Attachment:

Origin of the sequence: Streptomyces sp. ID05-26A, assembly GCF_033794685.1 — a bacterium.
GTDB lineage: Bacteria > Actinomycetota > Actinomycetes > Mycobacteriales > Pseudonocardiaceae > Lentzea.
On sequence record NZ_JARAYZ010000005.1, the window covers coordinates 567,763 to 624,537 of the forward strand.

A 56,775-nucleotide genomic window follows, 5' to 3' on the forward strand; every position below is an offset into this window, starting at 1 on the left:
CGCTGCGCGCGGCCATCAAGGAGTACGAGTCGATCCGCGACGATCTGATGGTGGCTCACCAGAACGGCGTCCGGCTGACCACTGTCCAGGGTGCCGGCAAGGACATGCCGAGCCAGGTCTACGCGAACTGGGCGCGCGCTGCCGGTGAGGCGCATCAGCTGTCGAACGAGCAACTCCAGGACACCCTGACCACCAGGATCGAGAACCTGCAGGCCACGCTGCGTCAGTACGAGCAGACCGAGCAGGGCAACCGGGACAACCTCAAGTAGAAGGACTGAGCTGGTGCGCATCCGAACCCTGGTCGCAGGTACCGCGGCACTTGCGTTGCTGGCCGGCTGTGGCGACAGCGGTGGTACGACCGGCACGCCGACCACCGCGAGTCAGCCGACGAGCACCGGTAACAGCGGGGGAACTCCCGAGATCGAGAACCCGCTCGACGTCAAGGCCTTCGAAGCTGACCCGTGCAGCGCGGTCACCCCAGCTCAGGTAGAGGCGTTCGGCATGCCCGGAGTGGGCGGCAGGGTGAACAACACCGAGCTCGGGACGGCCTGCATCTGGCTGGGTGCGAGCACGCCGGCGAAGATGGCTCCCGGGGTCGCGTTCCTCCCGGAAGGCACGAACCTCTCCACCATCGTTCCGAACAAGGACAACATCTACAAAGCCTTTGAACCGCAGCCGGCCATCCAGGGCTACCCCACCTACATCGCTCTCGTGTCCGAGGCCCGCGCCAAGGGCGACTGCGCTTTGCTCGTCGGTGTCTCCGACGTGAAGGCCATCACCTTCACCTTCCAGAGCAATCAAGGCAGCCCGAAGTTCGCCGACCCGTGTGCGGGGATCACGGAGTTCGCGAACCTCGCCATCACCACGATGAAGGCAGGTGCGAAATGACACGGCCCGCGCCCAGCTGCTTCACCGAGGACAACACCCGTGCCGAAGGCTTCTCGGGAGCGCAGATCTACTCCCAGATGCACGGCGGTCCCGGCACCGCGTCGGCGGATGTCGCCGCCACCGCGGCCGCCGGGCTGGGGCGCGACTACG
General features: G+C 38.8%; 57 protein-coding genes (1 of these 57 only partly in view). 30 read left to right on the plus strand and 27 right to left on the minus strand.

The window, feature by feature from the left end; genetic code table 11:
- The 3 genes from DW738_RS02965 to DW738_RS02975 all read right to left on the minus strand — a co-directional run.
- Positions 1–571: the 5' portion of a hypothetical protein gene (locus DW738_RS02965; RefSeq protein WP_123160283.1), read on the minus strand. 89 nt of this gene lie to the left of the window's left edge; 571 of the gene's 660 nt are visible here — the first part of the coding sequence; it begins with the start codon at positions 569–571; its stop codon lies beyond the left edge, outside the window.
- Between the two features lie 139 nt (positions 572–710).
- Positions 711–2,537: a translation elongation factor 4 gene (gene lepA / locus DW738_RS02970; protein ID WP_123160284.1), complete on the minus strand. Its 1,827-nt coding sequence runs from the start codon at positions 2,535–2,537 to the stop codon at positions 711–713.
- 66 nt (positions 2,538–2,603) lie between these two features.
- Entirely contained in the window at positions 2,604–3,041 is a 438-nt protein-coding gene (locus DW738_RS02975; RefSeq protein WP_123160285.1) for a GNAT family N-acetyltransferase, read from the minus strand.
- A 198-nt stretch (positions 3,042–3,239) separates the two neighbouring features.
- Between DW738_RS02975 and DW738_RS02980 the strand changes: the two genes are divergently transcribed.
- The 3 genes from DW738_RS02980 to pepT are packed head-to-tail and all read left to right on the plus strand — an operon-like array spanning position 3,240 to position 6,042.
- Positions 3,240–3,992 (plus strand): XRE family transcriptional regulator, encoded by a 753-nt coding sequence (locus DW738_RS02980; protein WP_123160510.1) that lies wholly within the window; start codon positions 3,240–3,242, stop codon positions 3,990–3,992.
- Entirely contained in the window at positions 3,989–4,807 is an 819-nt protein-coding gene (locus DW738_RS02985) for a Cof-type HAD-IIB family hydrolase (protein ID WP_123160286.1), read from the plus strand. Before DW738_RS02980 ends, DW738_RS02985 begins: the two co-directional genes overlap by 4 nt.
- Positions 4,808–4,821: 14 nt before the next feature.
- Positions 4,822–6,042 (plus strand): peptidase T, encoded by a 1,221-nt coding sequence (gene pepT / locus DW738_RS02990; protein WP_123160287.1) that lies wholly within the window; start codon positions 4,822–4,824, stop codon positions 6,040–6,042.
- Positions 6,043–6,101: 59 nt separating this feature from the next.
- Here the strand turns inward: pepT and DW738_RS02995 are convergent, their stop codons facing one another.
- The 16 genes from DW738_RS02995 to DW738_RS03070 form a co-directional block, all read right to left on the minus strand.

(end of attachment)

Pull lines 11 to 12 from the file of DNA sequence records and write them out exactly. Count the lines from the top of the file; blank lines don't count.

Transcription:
- Positions 711–2,537: a translation elongation factor 4 gene (gene lepA / locus DW738_RS02970; protein ID WP_123160284.1), complete on the minus strand. Its 1,827-nt coding sequence runs from the start codon at positions 2,535–2,537 to the stop codon at positions 711–713.
- 66 nt (positions 2,538–2,603) lie between these two features.